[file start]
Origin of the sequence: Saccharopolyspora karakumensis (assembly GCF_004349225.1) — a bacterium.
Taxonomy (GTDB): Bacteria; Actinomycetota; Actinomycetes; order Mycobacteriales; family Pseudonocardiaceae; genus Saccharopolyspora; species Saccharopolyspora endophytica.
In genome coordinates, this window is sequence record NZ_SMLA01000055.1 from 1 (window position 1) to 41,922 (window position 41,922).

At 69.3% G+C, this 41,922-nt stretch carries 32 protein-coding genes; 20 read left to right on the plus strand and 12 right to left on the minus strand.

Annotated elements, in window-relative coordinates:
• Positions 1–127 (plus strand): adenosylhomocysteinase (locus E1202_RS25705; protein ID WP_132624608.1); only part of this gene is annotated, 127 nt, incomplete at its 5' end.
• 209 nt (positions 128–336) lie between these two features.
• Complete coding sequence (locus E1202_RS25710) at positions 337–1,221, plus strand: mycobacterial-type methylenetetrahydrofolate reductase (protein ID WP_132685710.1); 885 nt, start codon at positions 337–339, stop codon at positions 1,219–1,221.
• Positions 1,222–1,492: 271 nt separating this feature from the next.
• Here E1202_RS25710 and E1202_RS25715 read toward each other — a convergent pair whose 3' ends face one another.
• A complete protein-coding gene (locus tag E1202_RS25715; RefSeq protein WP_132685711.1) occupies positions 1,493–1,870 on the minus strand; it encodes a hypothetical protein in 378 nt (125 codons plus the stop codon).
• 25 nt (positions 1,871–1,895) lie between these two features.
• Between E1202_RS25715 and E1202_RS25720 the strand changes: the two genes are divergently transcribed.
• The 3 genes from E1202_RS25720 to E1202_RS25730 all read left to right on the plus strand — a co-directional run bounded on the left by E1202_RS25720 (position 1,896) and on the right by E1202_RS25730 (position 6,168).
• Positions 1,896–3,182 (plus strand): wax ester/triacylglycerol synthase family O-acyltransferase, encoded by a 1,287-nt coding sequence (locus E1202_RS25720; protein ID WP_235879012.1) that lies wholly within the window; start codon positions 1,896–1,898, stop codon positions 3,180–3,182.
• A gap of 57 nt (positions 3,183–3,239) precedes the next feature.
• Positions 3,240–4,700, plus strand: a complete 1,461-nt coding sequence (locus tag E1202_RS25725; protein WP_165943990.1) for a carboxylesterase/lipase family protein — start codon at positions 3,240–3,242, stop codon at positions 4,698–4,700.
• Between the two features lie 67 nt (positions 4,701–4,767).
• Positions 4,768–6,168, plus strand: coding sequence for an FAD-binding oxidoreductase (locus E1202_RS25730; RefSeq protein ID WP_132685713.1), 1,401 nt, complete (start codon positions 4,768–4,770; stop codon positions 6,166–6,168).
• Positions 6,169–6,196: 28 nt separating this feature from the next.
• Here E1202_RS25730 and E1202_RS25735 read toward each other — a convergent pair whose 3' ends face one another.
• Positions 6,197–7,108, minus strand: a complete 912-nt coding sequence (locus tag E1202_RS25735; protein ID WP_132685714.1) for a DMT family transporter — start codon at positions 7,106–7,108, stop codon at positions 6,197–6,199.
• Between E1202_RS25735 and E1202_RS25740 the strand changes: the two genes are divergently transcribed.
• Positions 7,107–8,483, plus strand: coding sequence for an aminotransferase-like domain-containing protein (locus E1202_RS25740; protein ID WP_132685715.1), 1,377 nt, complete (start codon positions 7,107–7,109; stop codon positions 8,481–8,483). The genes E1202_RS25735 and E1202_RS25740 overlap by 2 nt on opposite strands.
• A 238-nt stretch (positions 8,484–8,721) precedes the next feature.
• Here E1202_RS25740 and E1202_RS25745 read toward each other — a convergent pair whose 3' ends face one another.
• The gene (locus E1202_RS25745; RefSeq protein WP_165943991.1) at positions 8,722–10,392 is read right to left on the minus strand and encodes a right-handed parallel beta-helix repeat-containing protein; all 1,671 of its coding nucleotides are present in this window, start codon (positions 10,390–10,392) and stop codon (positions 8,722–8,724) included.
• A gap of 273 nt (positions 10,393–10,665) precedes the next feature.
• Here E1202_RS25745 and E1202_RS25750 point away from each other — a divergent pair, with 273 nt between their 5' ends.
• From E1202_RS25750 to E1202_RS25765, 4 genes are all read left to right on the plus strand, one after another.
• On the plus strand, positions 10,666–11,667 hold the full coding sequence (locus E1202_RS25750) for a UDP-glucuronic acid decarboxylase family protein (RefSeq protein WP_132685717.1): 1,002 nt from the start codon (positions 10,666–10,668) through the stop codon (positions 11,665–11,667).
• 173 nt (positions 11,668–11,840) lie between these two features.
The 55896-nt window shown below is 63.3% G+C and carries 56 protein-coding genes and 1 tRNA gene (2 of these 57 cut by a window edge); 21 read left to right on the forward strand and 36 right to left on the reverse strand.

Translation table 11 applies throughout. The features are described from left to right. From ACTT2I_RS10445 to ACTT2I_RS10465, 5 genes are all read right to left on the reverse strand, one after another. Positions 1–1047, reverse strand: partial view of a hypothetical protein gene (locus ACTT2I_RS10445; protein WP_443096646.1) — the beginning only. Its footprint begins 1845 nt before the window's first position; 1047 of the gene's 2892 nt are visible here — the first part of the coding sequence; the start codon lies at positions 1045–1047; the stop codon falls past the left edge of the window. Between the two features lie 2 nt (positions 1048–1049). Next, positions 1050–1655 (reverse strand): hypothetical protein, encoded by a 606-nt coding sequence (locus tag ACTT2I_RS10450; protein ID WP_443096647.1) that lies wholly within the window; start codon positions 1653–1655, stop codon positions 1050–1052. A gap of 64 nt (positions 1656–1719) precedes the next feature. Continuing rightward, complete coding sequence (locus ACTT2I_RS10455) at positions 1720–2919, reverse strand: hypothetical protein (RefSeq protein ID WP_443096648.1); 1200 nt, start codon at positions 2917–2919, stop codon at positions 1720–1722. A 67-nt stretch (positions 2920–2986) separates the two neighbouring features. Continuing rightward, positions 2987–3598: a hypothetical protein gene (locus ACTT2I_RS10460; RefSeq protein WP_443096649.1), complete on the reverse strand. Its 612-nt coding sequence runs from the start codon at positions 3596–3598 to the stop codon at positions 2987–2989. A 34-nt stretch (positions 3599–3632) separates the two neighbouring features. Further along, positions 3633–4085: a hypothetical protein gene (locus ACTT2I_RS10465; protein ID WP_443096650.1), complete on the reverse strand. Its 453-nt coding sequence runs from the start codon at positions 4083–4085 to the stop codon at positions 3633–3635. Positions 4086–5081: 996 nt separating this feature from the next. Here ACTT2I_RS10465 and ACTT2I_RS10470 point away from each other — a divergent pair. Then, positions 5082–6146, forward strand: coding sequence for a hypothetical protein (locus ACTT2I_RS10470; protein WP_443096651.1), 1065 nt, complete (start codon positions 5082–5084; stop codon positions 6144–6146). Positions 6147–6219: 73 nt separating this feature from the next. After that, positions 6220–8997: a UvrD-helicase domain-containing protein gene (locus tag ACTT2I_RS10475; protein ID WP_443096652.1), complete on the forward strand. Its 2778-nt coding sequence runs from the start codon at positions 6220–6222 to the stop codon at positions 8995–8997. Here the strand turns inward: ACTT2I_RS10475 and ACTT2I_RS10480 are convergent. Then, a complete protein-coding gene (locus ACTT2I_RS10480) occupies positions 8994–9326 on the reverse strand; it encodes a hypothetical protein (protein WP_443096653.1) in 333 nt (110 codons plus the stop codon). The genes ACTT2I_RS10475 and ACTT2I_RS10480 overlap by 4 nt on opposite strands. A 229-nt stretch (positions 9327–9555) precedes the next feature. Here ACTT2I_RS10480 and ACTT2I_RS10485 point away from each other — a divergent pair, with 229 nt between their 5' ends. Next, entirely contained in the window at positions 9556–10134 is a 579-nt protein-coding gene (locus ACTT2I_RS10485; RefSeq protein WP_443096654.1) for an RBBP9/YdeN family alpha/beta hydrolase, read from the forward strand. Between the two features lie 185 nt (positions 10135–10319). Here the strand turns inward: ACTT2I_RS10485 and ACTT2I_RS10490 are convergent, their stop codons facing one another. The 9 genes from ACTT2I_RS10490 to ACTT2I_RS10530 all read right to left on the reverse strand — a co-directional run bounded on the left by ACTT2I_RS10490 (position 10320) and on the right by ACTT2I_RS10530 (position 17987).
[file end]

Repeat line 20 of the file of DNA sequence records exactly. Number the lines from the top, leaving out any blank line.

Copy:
• Positions 6,169–6,196: 28 nt separating this feature from the next.